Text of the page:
The best part about Romabio’s formulation is that you can play around with dilution rates and distressing techniques.
This also works if you are torn between two colors.
On our Tennessee home, I used Avorio White and Nube Gray and created test panels to see which look and color we liked best.
TIP FIVE: Diluting the limewash
Romabio Classico Limewash is intended to be diluted and dilution rates can vary.
Then you mix, mix, mix it! A painters paddle that attaches to a drill makes the mixing process easier.
Here is how a batch of limewash looks diluted and thoroughly mixed.
You mix until it’s the ideal consistency of whole milk. Not too thick nor too watery.
If you add too much water, no problem – just add some more limewash until it’s the consistency you like. I like to start with less water and add more as I go.
There’s really not one correct ratio for Classico Limewash. Since it’s a dilutable product, there is a lot of forgiveness in this step.
It truly can vary based on the look you are wanting to achieve.
In the next step, we’ll share how dilution rates can help with distressing the brick.
TIP SIX: Distressing tricks and tips
After you mix a batch of limewash, you apply it to the brick.
It’s best to use varying brush strokes to make sure the mortar lines and brick are fully covered.
And don’t be scared if it looks a bit translucent while wet – Romabio tells us that’s how it’s supposed to look at first.
Just apply a thin layer. It will have a different look while it’s wet, but will dry to a lighter, solid finish.
Here’s a pic of brick half wet/ half dry.
The lighter color is the dried section.
Watch for the brick to start turning to a solid finish.
This is the sweet spot to know when to take your garden hose and start rinsing the brick away.
This time, we opted to start the distressing with a light rinse off.
What’s great is that you can distress it to your liking – there’s no right or wrong way!
We started with a heavily distressed look, but it seemed to be too much.
We found that with our absorbent brick, we needed to start distressing about 20 minutes after application.
Earlier than that resulted in too much being washed off, and any time later the lime wash was already calcified.
So we found that if we used our pressure washer – very lightly – worked on the calcified brick.
That being said, use caution because you can take too much off. Our pressure washer has different gauges of PSI and we used the lowest one.
TIP SEVEN: Interior Limewash application
Obviously, you can’t bring a garden hose into your living room to squirt limewash off your brick fireplace or wall.
So how do you distress interior brick differently than exterior applications?
First off, you don’t need to mix 5-gallon buckets of limewash.
Romabio’s Classico Limewash comes in a variety of sizes and most of the time, a 1 quart container is all you need for an average sized fireplace.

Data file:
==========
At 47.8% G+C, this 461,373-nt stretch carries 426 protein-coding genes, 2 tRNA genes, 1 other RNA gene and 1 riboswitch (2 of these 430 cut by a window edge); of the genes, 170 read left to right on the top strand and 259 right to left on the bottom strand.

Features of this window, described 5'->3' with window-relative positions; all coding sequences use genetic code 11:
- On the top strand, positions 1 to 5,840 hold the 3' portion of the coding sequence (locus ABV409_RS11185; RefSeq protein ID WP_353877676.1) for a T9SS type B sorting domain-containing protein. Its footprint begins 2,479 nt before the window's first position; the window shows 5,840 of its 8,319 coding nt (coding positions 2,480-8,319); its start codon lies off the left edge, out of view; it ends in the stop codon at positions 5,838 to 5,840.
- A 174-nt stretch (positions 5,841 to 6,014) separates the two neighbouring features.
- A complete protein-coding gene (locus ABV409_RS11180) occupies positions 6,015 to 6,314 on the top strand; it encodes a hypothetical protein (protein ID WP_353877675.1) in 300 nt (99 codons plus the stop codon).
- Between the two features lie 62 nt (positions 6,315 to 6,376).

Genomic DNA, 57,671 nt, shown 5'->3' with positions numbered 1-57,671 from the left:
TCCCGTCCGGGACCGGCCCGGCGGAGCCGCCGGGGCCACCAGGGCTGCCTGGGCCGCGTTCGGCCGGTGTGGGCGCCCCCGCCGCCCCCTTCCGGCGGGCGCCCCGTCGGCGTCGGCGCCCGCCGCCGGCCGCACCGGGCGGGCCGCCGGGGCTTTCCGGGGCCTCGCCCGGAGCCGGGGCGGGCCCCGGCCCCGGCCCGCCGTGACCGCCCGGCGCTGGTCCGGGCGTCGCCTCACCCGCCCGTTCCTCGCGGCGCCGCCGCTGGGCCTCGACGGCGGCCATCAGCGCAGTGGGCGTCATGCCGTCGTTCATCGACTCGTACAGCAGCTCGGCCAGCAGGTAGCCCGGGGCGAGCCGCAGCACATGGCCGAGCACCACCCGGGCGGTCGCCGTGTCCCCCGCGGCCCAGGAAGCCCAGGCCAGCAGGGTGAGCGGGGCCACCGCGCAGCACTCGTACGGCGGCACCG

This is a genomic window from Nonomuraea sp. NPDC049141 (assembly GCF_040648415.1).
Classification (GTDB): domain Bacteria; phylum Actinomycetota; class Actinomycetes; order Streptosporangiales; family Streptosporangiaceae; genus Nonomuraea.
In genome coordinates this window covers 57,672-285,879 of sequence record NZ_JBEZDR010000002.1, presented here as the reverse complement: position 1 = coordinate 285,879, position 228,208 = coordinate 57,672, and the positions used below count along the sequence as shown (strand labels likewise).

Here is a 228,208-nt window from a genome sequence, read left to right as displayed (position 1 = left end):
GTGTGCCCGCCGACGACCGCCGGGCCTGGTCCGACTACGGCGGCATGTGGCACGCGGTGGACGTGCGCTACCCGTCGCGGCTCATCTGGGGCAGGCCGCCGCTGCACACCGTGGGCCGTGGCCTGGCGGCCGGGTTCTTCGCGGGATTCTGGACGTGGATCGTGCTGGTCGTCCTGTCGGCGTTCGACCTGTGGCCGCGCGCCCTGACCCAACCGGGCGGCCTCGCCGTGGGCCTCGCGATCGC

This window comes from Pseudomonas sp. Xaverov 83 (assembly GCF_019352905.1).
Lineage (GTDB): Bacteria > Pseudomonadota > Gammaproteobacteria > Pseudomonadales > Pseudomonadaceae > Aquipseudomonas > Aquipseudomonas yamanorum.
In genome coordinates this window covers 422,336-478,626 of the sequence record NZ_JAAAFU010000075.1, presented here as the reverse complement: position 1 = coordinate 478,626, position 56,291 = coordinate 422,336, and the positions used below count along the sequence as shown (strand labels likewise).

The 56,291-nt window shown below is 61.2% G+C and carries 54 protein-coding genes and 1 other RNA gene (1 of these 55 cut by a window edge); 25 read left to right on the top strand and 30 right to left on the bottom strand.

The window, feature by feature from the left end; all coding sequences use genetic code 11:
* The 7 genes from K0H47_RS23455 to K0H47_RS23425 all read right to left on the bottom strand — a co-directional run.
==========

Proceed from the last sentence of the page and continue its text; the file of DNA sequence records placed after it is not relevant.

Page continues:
Using a spray bottle, dampen the brick surface.
You can use a smaller brush and apply a thin coat of limewash.
Have a damp rag handy and use the rag and spray bottle to start distressing as you go.
Once it starts to dry, you can go back and take more off. And if you took off too much, then just reapply a bit more.
For our boys’ bathroom, I wanted a subtle texture to the brick accent wall we created.
I used 3 different colors of limewash and a very lightly diluted limewash.
It was almost the consistency of lime putty.
Then we played around until we got the look we wanted with very light distressing.
TIP EIGHT: Play around with dilution rates
This is my favorite thing about the Classico Limewash.
After seeing all the different looks Trent has created on all the homes he’s painted, every one of them is unique.
And that’s because you can truly customize the process.
The general rule of thumb is to dilute the limewash with 50 percent water.
But with heavier distressing, you can dilute it with equal parts water.
TIP NINE: If you are going solid, consider using Masonry Flat
Not everyone likes the distressed look of limewash.
And you can apply 2 coats of Romabio’s Classico Limewash with beautiful results.
But the Masonry Flat has the same flat sheen as the Limewash and comes with a guarantee to not chip or flake for 20 years with a 2 coat finish.
So if you were going to apply the same number of coats with either product, it’s worth switching to Masonry Flat to get that guarantee.
The Masonry Flat also comes in two different types of bases, so you can have it tinted to darker colors.
TIP TEN: Know when to ask for help
You have it in your mind – the gorgeous reveal of your beautifully lime washed home.
But you can’t get over that hurdle of messing it up. Or not liking it. Or some other reason – bees, heights, the outdoors – whatever it is, those fears can be greater than your vision.
Before Trent had become a PRO, climbing ladders was not his favorite activity.
Back in 2019, we had completed our entire home with the exception of our chimney stack.
The pitch of our roof with large drop offs made neither I nor my husband feel comfortable climbing that roof.
So we found a helper that Trent eventually hired when it came time to start his own Limewashing business.